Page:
• Library Journal

    July 1, 2011

    Poets turn to writing fiction for a variety of reasons. Sometimes, they're curious about the possibilities of the genre and think that their poetic skills are transferable to the medium of prose. Lerner (The Lichtenberg Figures) is the latest poet to attempt this conversion, and his debut novel follows protagonist Adam Gordon, a young American poet who wins a yearlong fellowship to Madrid. Adam spends much of his residency suffering from the nagging suspicion that he is unable to have authentic experiences. Mediated by a steady diet of antidepressants, drugs, and alcohol, his life in Spain is portrayed as a series of shifting surfaces that lack any possibility of meaningful social or political engagement. VERDICT While well written and full of captivating ideas, this novel might have been better as a collection of essays. At its worst, it simply revives the tired stereotype of the self-absorbed poet as the lead character in his own reverse bildungsroman--one in which the only character who matters is the very person whose development the reader cannot bring himself to care about.--Chris Pusateri, Jefferson Cty. P.L., CO

    Copyright 2011 Library Journal, LLC Used with permission.

  • Booklist

    September 15, 2011
    In his adroitly interiorized first novel, poet, National Book Award finalist, and Fulbright scholar Lerner depicts the panic, anguish, and strategies of deceit suffered and deployed by a young American poet on a fellowship in Madrid. Adam is massively insecure about his limited Spanish, his grandiose project, and his precarious mental equilibrium. He attempts to control his anxiety with an excess of pills, cigarettes, alcohol, hash, indolence, and lies. In spite of himself, he is befriended by gallery owner Arturo and his gorgeous, kind, and brainy sister, Teresa, a noted translator and poet. Adam practically moves in with Teresa but has sex with Isabel, bluffing his way through awkward situations. Lerner makes this tale of a nervous young artist abroad profoundly evocative by using his protagonist's difficulties with Spanish, fear of creativity, and mental instability to cleverly, seductively, and hilariously investigate the nature of language and storytelling, veracity and fraud. As Adam's private fears are dwarfed by terrorist train attacks, Lerner casts light on how we must constantly rework the narrative of our lives to survive and flourish.(Reprinted with permission of Booklist, copyright 2011, American Library Association.)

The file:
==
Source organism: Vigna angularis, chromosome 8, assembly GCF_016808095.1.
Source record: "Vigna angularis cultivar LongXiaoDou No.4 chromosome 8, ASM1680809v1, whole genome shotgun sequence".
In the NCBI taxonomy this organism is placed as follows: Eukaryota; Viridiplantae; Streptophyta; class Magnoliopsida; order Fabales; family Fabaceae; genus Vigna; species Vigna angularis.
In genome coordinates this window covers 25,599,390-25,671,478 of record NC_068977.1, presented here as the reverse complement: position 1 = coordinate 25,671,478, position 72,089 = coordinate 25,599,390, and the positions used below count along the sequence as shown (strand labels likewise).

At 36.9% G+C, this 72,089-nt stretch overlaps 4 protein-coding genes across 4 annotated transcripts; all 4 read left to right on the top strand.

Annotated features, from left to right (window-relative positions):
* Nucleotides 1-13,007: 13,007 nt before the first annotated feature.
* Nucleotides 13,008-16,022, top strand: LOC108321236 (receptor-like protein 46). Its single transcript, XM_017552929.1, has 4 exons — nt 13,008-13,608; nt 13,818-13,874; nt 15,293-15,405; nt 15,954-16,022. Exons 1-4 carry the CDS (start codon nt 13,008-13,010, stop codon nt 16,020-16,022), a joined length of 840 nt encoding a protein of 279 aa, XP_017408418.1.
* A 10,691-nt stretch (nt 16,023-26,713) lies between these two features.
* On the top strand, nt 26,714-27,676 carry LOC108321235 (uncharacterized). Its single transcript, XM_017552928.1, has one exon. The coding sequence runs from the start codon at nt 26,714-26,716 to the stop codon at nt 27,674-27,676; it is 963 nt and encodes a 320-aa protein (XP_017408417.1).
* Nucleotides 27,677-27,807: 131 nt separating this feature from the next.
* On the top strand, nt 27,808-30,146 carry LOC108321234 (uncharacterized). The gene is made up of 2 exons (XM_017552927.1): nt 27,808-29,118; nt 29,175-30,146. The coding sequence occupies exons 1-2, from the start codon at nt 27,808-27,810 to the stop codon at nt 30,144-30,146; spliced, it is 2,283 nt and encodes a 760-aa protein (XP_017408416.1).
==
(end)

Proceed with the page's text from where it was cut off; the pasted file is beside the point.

• James Wood, The New Yorker "[A] subtle, sinuous, and very funny first novel. . . . [Leaving the Atocha Station] has a beguiling mixture of lightness and weight. There are wonderful sentences and jokes on almost every page. Lerner is attempting to capture something that most conventional novels, with their cumbersome caravans of plot and scene and "conflict," fail to do: the drift of thought, the unmomentous passage of undramatic life. . . ."
  • Gary Sernovitz, The New York Times Book Review "Ben Lerner's remarkable first novel . . . is a bildungsroman and meditation and slacker tale fused by a precise, reflective and darkly comic voice. It is also a revealing study of what it's like to be a young American abroad . . . Lerner is concerned with ineffability, but Adam Gordon (and the author) fight back with more than words . . . The ultimate product of Gordon's success is the novel itself."
  • Lorin Stein, The New York Review of Books "One of the funniest (and truest) novels I know of by a writer of his generation. . . . [A] dazzlingly good novel."
  • The Guardian "[A] remarkable first novel . . . intensely and unusually brilliant."